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This Week in Science: Jun 29, 2007

In Science today (the day which history books will recall as "the day of the iPhone"):

An editorial by Mohamed Hassan, president of the African Academy of Sciences, speaks to the effect that cooperative investment in science and technology will have on uniting Africa's nations. Countries such as Rwanda, Uganda, and South Africa are purposefully spending on science, and investments from developing nations China, India, and Brazil will help both to reform education and bring much-needed scientific partnerships to impoverished economies.

A news feature talks about the daunting task of actually quantifying how genetically different we are from chimps. While the first estimate in 1975 posited that we are just 1% different, this article points to specific research that has used genomic data to increase those estimates to as much as 6.4%. Deletions, insertions, altered connections in gene networks, and the actual structure of chromosomes make it even harder to determine what makes us unique.

Two papers out of the University of Padova have found that circadian and seasonal clocks are two separately controlled processes in Drosophila melanogaster. Addtionally, in wild European Drosophila, the circadian clock gene, timeless, affects the timing of seasonal dormancy.

German biologists at the Max Planck Institute and the Heinrich Pette Institute in Hamburg have designed an enzyme that can effectively excise integrated HIV-1 DNA from cultured human cells. In the future, customized enzymes might be used to cure HIV infection.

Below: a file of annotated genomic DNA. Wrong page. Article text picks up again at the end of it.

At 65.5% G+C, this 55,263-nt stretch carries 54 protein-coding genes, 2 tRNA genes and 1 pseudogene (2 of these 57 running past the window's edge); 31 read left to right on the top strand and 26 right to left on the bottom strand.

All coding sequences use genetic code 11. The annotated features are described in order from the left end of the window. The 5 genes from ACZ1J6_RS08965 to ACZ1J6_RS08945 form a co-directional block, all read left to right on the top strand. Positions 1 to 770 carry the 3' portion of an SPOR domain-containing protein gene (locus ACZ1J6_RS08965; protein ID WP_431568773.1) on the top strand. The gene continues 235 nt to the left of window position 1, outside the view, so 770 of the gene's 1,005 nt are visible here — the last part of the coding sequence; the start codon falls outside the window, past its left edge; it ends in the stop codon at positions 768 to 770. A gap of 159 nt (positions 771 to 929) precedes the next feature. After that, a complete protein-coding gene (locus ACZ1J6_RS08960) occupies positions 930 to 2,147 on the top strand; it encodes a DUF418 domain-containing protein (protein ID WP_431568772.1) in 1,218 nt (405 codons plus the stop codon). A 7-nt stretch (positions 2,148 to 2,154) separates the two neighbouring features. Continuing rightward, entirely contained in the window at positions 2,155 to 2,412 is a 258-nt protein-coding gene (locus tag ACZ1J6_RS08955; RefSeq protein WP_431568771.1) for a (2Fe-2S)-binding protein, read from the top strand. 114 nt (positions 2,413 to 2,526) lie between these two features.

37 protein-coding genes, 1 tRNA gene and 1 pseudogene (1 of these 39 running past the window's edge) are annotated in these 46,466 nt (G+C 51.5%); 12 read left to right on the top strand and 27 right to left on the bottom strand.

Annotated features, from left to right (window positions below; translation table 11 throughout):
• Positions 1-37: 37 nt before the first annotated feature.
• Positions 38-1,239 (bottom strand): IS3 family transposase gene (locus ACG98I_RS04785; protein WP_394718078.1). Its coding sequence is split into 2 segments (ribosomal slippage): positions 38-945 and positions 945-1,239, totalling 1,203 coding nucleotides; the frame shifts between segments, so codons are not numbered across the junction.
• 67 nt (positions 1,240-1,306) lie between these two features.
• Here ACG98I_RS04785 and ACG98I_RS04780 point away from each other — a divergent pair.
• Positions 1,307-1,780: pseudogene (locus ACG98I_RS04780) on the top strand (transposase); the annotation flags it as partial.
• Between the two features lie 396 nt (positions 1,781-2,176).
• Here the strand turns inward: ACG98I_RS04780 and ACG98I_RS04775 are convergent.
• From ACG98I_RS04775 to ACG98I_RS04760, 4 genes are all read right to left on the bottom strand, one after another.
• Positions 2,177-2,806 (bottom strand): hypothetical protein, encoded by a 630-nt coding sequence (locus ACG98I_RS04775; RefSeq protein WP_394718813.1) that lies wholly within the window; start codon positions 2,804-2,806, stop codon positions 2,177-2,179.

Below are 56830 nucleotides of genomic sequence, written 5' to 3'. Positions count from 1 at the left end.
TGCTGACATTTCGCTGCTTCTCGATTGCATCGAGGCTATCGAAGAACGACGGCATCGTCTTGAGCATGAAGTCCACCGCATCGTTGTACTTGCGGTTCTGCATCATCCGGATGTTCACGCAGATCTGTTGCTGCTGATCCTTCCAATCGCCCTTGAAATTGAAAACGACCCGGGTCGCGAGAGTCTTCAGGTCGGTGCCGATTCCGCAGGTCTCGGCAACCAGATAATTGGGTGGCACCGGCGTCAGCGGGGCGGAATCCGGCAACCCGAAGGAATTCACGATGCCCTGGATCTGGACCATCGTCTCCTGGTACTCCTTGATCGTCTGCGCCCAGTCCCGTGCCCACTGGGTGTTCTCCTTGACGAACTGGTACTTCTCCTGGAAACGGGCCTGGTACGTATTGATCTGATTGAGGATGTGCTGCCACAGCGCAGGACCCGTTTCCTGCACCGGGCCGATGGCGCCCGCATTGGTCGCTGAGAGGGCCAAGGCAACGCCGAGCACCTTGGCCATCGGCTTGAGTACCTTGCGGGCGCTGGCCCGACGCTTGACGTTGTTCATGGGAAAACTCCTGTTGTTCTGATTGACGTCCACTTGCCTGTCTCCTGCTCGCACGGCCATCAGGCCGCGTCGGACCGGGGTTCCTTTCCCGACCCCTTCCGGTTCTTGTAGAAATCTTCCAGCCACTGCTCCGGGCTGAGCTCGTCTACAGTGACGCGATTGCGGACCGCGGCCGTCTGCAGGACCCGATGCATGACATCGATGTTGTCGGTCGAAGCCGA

The Scan

Could Cost Billions

NBC News reports that the new Alzheimer's disease drug from Biogen could cost Medicare in the US billions of dollars.

Not Quite Sent

The Biden Administration likely won't meet its goal of sending 80 million SARS-CoV-2 vaccine doses abroad by the end of the month, according to the Washington Post.

DTC Regulation Proposals

A new report calls on UK policymakers to review direct-to-consumer genetic testing regulations, the Independent reports.

PNAS Papers on Mosquito MicroRNAs, Acute Kidney Injury, Trichothiodystrophy

In PNAS this week: microRNAs involved in Aedes aegypti reproduction, proximal tubule cell response to kidney injury, and more.